The students are required to attend evening lectures given by the faculty each evening as part of our curriculum. Chris Fynsk was the second person to give an evening lecture during the August sessions.
Here Fynsk presents a preface to reading Blanchot's The Instant of My Death. The story isn't very long and so he read it in its entirety.
There is a sentence in this text which is already this "step not beyond" (9). We have here, then, a compassionate Blanchot.
This is an account of Blanchot's escape from a Nazi firing squad and for reasons unknown.
I asked Fynsk the following in light of the heady discussions we'd been having in the Manning/Massumi classes for the last couple of days.
"This fictive self, can it only be completed in the telling?"
The phrase "peut-être" comes up a couple of times at a key moment in the text:
In his place, I will not try to analyze. He was perhaps (Il était peut-être) suddenly invincible. Dead -- immortal. Perhaps (Peut-être l'extase) ecstasy. Rather the feeling of compassion for suffering humanity, the happiness of not being immortal or eternal. Henceforth he was bound to death by a surreptitious friendship.I think the choice to translate "peut-être" as "perhaps" twice rather than "maybe" in the second instance is a really interesting one to make.
If we're talking about compassion in Blanchot's thought I think we ought to consider deeply that these "peut-être"s are multiple calls to a mode of interbeing that is immanent and emergent. I say this because the root of the term perhaps is "hap" which we, in English, get from the Icelandic happ meaning "fate." Happenstance, happening, happiness, perhaps - these terms all reflect a relationship not unlike Nietzsche's amor fati. They are driven by the engine of event-ing, which sounds like Blanchot's "lived matrix of future thought."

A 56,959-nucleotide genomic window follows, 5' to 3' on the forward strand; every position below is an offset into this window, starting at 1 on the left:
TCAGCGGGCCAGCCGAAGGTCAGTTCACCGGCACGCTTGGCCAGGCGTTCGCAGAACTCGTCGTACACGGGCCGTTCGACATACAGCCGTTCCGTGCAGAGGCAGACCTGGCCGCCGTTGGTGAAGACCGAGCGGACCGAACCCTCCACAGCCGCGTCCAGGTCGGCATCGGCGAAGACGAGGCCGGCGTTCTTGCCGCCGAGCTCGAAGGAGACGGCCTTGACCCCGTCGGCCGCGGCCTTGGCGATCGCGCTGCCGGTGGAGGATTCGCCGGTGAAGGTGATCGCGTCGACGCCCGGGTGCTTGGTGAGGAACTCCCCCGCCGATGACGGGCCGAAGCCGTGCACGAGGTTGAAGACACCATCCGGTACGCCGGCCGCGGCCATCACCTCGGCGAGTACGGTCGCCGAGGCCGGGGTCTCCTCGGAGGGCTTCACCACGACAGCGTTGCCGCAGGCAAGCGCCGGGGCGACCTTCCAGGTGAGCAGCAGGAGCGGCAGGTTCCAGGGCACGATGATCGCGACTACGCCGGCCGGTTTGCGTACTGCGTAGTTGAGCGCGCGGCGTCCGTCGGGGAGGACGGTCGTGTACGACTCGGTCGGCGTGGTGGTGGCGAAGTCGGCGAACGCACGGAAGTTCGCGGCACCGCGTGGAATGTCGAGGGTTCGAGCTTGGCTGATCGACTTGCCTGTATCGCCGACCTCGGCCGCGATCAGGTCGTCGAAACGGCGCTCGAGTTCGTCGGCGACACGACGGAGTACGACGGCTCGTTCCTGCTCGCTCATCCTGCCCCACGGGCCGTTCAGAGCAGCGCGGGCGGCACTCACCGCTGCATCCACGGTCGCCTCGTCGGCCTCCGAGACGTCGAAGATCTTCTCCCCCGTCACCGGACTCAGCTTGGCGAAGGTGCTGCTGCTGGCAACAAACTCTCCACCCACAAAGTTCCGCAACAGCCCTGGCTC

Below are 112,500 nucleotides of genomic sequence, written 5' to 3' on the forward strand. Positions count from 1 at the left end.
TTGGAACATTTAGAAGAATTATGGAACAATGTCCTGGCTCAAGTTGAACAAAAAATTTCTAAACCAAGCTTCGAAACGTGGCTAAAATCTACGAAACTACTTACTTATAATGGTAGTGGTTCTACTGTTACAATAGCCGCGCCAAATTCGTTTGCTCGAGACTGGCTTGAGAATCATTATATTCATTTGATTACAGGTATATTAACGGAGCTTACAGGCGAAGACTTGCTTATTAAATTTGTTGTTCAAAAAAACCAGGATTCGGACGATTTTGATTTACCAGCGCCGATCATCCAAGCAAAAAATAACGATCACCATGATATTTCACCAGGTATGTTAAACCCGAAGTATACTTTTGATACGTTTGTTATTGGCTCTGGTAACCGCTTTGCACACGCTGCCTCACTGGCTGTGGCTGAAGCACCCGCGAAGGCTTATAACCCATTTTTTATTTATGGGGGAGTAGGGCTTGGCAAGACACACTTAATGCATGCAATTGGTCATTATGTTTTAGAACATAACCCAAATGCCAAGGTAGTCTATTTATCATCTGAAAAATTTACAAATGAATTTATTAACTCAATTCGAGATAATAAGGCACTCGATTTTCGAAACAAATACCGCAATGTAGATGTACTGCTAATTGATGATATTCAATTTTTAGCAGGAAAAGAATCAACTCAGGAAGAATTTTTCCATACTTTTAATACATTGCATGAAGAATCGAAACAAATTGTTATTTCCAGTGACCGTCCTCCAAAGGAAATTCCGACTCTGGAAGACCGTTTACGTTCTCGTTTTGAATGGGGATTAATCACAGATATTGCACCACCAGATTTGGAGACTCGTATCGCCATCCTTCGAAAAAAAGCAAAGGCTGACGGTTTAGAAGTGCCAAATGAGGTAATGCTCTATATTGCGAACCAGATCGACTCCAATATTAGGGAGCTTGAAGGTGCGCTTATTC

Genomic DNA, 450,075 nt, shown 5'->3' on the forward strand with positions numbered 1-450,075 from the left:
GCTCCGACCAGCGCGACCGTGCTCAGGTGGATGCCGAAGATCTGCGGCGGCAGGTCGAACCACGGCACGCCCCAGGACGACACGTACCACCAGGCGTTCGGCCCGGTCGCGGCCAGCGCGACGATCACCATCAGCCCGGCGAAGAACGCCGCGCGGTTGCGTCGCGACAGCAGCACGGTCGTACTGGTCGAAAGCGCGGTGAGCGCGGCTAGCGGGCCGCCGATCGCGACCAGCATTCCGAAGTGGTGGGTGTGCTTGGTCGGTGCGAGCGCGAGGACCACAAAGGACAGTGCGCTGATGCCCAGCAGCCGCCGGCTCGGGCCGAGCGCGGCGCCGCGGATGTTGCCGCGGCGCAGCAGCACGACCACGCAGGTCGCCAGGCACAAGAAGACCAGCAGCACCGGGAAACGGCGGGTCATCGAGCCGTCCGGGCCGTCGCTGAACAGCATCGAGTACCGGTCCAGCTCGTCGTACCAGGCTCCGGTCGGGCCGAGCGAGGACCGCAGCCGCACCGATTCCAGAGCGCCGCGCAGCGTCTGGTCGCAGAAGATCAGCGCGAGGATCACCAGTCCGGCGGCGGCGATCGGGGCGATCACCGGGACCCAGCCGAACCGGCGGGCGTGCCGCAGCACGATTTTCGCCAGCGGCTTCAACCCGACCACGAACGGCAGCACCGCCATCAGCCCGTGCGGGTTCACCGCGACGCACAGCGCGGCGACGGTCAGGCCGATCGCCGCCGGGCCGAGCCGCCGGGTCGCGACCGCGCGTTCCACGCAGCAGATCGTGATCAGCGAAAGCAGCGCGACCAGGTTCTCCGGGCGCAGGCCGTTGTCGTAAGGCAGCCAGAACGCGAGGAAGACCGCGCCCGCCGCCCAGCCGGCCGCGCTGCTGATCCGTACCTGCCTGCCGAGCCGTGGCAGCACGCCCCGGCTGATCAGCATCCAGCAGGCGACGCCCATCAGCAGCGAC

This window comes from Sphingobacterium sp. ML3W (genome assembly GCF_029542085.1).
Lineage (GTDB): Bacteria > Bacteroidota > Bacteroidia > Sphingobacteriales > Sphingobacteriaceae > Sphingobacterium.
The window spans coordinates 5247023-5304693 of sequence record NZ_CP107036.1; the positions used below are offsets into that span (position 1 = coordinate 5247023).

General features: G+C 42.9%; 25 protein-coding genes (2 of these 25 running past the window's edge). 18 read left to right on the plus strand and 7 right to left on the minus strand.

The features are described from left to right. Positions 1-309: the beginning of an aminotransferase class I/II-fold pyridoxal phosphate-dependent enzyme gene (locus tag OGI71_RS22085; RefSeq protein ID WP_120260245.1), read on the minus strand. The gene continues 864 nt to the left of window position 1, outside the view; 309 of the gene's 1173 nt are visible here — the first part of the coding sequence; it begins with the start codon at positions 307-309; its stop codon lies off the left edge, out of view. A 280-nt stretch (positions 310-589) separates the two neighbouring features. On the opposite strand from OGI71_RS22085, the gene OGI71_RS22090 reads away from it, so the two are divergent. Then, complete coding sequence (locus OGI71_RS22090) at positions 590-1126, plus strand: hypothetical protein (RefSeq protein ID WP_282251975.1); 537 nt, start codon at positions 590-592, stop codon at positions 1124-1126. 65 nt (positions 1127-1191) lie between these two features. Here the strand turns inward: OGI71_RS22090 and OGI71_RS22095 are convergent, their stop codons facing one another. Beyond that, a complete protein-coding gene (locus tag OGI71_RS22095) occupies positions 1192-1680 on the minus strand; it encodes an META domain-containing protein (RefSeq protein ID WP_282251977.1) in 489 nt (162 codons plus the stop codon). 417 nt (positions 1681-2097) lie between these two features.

"Hap" is an event. One finds happiness in aligning something like their lot, their fate. Is compassion also an event, such that the fictive self is completed in the telling?
(I've written about this etymology before)
Fynsk replied that, "We are not consummated (another word I offered as he thought about the question and jotted the notes to the etymology of "hap"), not completed. Writing is a becoming other - a passage that disrupts fate."
Avital Ronell suggests a PhD topic to us: Consider the ecstatic falls in the development of Modern thought - the epic falls of both Rousseau and of Barthes; these untellable near-death experiences.
As the conversation continued I thought about the difference between event and advent: